EFTERKLANG Usually nothing does it for me like a happy pop song, but when I first heard Efterklang's new third album, Magic Chairs (4AD), I was actually a little disappointed to hear intelligible lyrics, propulsive drums, and what might qualify as neat pop structures. This Danish ensemble, with a core of four but an auxiliary cast that's sometimes in the dozens, made a fan of me with template-busting compositions that downplay narrative and rhythmic drive in favor of meditative soundscaping. On Efterklang's debut full-length, 2004's shimmering Tripper, the vocals didn't enter till more than two minutes into the lead track, which was more than enough time for me to have decided it was instrumental—and when they did come in, it was hardly a revelation on par with, say, the fourth movement of Beethoven's Ninth. Instead boy-girl croons blended into the delicate layers of strings and electronica as unassumingly as a pair of violins. The vocals were more up-front on the group's second album, Parades, but they were still indistinct (if not wordless), which worked to foreground the music's theatrical atmospheres, created with a wide palette of orchestral and otherwise eclectic sounds; though the singers helped set and then shift the emotional tone of the songs, I was essentially free to decide what they were about. Fortunately Magic Chairs doesn't jettison the subtle aesthetic Efterklang has spent so long building—the album's forthright new pop bounce is a joyous addition to it, and there's still room in the music for my imagination. It's growing on me. Volcano! opens. 9 PM, Lincoln Hall, 2424 N. Lincoln, 773-525-2501, $12. —Ann Sterzinger
MAGNETIC FIELDS See Sunday. Laura Barrett opens. 7:30 PM, Harris Theater for Music and Dance, 205 E. Randolph, 312-334-7777 or 773-728-6000, $30-$35.
STURE ERICSON Swedish reedist Sture Ericson, based in Denmark, is best known around these parts as a member of the Electrics, an improvising quartet with trumpeter Axel Dörner, bassist Ingebrigt Haaker Flaten, and drummer Raymond Strid that last played Chicago in 2006. But he's been an active figure in Scandinavian jazz for more than three decades, and unsurprisingly he has his hand in many other projects. I haven't heard as much of Ericson in those contexts as I might like, but the material I have encountered reveals a wide-open aesthetic—he incorporates rigorous postbop, screaming free jazz, and gesture-oriented improvisation (the last particularly in his trio with Strid and guitarist David Stackenas, both fellow Swedes). On this rare stateside visit he'll improvise with two musicians who likewise resist easy categorization: local cellist Fred Lonberg-Holm and Milwaukee percussionist Jon Mueller, who's equally at home with visceral noise and pin-drop electroacoustic improv. Jim Dorling spins. 9:30 PM, Hideout, 1354 W. Wabansia, 773-227-4433 or 866-468-3401, $7. —Peter Margasak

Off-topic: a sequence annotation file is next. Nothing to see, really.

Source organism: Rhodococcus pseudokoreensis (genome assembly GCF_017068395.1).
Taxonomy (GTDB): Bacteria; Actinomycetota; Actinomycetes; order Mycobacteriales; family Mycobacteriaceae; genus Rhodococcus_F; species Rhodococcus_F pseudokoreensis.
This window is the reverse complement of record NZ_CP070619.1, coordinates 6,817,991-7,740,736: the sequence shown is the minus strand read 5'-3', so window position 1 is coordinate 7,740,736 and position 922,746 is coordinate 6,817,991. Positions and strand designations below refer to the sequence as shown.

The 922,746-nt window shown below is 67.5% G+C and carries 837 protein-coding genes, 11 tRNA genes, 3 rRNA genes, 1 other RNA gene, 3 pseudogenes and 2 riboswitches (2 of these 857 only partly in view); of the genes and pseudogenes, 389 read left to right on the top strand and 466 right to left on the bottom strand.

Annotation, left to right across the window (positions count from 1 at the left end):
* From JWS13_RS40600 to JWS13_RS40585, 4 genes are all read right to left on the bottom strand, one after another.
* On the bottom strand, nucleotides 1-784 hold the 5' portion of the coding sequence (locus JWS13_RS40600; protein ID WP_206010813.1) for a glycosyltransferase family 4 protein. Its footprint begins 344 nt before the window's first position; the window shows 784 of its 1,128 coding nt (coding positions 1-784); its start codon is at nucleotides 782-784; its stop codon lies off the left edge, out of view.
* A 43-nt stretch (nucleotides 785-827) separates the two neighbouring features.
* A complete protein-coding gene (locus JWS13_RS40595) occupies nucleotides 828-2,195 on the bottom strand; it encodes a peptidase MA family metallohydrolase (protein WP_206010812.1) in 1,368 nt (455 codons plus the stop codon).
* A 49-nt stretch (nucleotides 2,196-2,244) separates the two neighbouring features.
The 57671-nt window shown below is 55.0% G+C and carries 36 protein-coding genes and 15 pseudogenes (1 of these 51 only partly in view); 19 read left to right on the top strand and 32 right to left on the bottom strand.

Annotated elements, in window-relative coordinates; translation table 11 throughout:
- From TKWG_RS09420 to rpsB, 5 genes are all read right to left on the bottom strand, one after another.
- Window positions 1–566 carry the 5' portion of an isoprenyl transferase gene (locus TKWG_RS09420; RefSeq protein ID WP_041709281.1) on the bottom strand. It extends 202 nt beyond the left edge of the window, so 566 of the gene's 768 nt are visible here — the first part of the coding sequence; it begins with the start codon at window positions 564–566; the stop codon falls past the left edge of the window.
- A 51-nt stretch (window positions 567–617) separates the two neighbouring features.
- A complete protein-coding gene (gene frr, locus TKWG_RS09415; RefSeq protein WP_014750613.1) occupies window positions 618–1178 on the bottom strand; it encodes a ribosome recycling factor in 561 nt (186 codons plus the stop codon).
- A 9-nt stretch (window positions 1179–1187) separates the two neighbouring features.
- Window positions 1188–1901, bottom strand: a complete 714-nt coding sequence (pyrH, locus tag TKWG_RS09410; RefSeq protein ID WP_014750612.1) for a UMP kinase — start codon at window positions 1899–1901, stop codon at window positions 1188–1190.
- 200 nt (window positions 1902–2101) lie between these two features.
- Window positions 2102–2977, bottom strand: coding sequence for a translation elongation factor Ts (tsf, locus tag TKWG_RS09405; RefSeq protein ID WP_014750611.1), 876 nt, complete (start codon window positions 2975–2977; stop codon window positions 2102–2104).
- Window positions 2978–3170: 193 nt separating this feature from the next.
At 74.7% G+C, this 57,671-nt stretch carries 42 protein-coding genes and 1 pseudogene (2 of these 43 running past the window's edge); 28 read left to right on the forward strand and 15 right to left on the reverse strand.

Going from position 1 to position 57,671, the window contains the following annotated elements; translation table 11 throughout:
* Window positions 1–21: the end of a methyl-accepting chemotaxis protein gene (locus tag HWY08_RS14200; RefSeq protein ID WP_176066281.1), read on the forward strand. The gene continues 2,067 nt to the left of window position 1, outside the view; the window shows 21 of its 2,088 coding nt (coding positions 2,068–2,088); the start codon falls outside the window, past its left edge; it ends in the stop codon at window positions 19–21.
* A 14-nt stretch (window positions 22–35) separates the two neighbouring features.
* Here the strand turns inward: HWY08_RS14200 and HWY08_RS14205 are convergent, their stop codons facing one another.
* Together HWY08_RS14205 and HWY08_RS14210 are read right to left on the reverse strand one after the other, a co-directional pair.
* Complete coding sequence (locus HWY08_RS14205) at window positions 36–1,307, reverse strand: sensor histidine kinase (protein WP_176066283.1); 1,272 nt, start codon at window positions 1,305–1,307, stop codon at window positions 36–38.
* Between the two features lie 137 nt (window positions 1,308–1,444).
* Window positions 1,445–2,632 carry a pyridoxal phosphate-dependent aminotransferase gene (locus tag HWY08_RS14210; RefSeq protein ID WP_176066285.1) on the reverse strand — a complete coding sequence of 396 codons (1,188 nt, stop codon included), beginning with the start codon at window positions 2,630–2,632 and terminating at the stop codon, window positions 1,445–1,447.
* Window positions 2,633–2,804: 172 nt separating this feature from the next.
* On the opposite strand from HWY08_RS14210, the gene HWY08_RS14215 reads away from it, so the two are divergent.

THE GUNSHY Native Pennsylvanian and current Chicagoan Matt Arbogast has been recording as the Gunshy since 2002, but he only acquired the band to go with that bandlike name after his move to Chicago in '04. On the Gunshy's third album, Souls (2005), he populated his haunted landscapes with plenty of other players, but he didn't sacrifice a bit of his eerie, laserlike focus. The real breakthrough album was his fourth, There's No Love in This War (2007), based on letters exchanged during WWII between the soldier who'd become his grandfather and the young woman who'd become his grandmother—it's a minor masterpiece, with all the intimacy of the best gruff, scuffed-heart indie singer-songwriters and none of the self-absorbed solipsism of the worst. Last year's I Gave Too Much Time to the Wine (Yer Bird), which compiles several Gunshy EPs and a few new songs, continues this trend: though still a young man, Arbogast sounds like a grizzled old salt sitting in a waterfront bar telling tales. You can't be sure which stories are originally his own and which started as someone else's, which ones are true and which are complete fiction. He'll play solo for this show, which celebrates the release of a split seven-inch on California label Silver Sprocket Bicycle Club, which the Gunshy share with grimly funny Phoenix folk-punk band Andrew Jackson Jihad. Jared Grabb and the Spend open. 9 PM, Subterranean, 2011 W. North, 773-278-6600 or 866-468-3401, $8. —Monica Kendrick
TURBO FRUITS Turbo Fruits' sophomore album, Echo Kid (Fat Possum), is a head-first plunge down a Slip 'n Slide of boisterous garage goodness. Guitarist-vocalist Jonas Stein, who started the band as a side project to Be Your Own Pet (he's now the only member left from those days), decided to keep it going when BYOP broke up in 2008, and he's proved more than capable of running his own playground. With titles like "Naked With You" and "Mama's Mad Cos I Fried My Brain," this Nashville three-piece isn't worried about sounding sophisticated—though the tunes have a frill or two here and there, they work because at their core they're just simple head-bobbing rock 'n' roll, dumb-fun and proudly juvenile. And lyrics aside, Stein's songwriting is genius, packed with infectious vocal and guitar melodies. Turbo Fruits shove so many hooks down your gullet that they'll probably win you over before you can even decide whether they're too obnoxious to take seriously. Surfer Blood headlines; Turbo Fruits and Million Young open. 9 PM, Schubas, 3159 N. Southport, 773-525-2508, sold out, 18+. —Kevin Warwick